While I agree that testing in the PAST was if-fy, based on which lab was utilized, I vehemently disagree with this article’s continued dissemination to physicians based simply on the harm that it could cause to patients.
MDR mutations have HUGE implications in drug metabolism. If drugs that do not cross tissue barriers due to the lack of proteins in a person’s body that are supposed to carry drugs across membranes which they need to cross to work, they can accumulate in organs and body tissues and cause problems. I’ve had that happen.
Since I received the 2011 article from my doctor putting-down of “personalized testing platforms” such as 23andme, I have done some research and found MANY online resources that re-analyze the results of the 23andme testing (or DNA raw data from anywhere) are now available on the internet. I imagine this was in response to the persistent questioning of results by healthcare professionals.
Also, it should be noted that as inferred in the anti- personalized medicine article, 23andme doesn’t use their own geneotyping materials, but in fact uses commercially available arrays – just like the “real doctors” use! They state this clearly in their response to the FDA’s accusations about a month ago. I count at no less, 25 commercially available microarray cards that are manufactured for the purpose of determine multi-drug resistance available (just an example from ONE company), then it must be a lot more standardized than the author of the article is aware.
So, why did I mention DOGS in the title of his post?
Turns out that MDR testing for purebreds is a common thing, as is evidenced by the multitude of tests available – this is one company offers MANY. Just Google “canine ABCB1 testing” for a plethora of research articles on canine testing, and companies that specialize in such testing. (Perhaps I should go see a vet….)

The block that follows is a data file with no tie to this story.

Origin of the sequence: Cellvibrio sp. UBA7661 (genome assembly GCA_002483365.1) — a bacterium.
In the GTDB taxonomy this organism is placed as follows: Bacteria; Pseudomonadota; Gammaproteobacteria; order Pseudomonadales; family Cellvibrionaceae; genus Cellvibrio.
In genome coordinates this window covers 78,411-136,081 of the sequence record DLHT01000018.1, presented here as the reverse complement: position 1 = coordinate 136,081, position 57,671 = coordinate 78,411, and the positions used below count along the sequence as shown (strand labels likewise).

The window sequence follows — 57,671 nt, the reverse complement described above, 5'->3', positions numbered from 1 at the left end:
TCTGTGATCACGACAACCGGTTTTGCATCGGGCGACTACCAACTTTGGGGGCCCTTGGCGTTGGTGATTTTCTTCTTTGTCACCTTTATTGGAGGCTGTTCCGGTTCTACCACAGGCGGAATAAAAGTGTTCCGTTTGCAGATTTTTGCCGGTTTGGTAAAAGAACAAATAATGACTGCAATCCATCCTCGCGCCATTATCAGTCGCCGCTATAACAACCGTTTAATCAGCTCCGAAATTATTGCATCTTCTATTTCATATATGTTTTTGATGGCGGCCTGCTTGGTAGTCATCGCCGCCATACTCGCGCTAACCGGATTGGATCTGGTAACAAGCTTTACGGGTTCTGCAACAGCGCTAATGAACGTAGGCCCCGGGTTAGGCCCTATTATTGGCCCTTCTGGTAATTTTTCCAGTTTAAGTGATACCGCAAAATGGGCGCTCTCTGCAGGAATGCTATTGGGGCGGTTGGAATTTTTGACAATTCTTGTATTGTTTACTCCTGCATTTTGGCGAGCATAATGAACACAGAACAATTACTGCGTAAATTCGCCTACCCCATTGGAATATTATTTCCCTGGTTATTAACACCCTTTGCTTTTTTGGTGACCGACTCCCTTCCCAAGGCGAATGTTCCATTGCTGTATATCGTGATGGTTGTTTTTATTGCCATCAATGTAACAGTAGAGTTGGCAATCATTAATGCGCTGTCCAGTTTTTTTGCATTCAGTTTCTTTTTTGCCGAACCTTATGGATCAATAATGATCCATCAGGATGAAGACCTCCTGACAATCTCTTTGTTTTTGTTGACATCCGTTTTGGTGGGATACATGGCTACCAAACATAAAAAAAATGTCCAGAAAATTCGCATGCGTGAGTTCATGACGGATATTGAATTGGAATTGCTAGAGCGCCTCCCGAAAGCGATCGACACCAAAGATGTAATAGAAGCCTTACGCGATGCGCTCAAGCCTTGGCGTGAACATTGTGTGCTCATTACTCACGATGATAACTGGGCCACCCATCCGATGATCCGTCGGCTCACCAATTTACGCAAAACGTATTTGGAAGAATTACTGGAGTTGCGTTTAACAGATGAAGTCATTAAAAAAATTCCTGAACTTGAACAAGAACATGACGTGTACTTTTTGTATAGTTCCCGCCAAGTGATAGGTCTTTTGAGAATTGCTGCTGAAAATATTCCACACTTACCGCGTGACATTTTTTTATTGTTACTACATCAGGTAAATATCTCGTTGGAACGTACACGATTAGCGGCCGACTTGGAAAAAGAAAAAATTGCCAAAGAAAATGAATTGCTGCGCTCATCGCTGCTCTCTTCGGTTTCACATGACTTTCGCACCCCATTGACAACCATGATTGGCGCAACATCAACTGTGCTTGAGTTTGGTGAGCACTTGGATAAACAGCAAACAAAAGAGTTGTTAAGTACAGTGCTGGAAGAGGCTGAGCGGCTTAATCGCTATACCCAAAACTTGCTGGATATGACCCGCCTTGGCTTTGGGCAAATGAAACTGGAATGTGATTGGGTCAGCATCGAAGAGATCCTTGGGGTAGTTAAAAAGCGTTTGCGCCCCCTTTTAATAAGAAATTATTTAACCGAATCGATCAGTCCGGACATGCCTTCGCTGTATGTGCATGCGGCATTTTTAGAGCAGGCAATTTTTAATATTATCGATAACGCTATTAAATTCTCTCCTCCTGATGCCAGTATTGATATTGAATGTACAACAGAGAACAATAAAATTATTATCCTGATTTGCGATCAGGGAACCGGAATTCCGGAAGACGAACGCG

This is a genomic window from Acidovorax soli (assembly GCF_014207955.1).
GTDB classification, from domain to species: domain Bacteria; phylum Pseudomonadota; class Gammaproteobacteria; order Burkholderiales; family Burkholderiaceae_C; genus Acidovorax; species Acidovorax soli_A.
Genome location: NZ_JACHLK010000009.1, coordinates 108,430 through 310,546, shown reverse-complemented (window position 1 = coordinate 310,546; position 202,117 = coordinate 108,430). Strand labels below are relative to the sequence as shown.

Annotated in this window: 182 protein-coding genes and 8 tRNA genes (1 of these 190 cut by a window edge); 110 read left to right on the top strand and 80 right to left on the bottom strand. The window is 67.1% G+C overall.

I now fear seeing any more specialists here in Boston, where microspecialites seem to be norm at these training hospitals. I fear seeing a “personalized medicine” hater, or someone who despises people like me – ePatients that have the knowledge and ability to research issues on our own, similar to a certain specialist I saw last year that was agitated that I had possession of my test reports and medical information. Gee, if he know I had my genome sequenced and had all this information about my DNA – he would blow a gasket!!
So, why don’t I see a geneticist, you may be wondering…My insurance company will not pay for me to see a general geneticist – a cancer geneticist – yes – in fact, “strongly recommended” for people with my breast cancer family history; or, a cardiac geneticist – sure, no problem! The insurance company’s policy conveys that it doesn’t think that any other genetic abnormalities are important enough to explore to improve or save their patients’ lives, or even save them money in finding a treatment for their disorders.
A multitude of papers address this topic (not “personalized medicine” – but ABCB1 and other P-gp mutations) – in detail – be it for cancer drugs or antidepressants. Most often, it is applied in cancer cases, as certain cancers show affinity/resistance for one drug or another, based on P-gp status.
The man who wrote the most cited paper regarding the specific SNPs responsible for genetic-based responsiveness to several different antidepressants is Manfred Ur, MD at the Max Planck Institute of Psychiatry. He has been researching and documenting these polymorphisms in well-respected peer-reviewed journals since 2000. His webpage is a great place to start your research.
Here are a few of the most informative research papers I have found on the topic of ABCB1 mutations. Don’t forget to check out the references at the end of the article – they are a treasure-trove of additional information, and may lead you to exactly what you are looking for, if the referencing paper didn’t hit home for you.
ABCB1 – Genetics Home Reference
Great Tutorials about Pharamcogenomics
Polymorphisms in the Drug Transporter Gene Predicts Antidepressant Response
The ABCB1 Gene and Antidepressant Response
Ethnicity-related Polymorphisms and the ABCB1 Gene
Pharmacogenetics of Antidepressant Response – An Update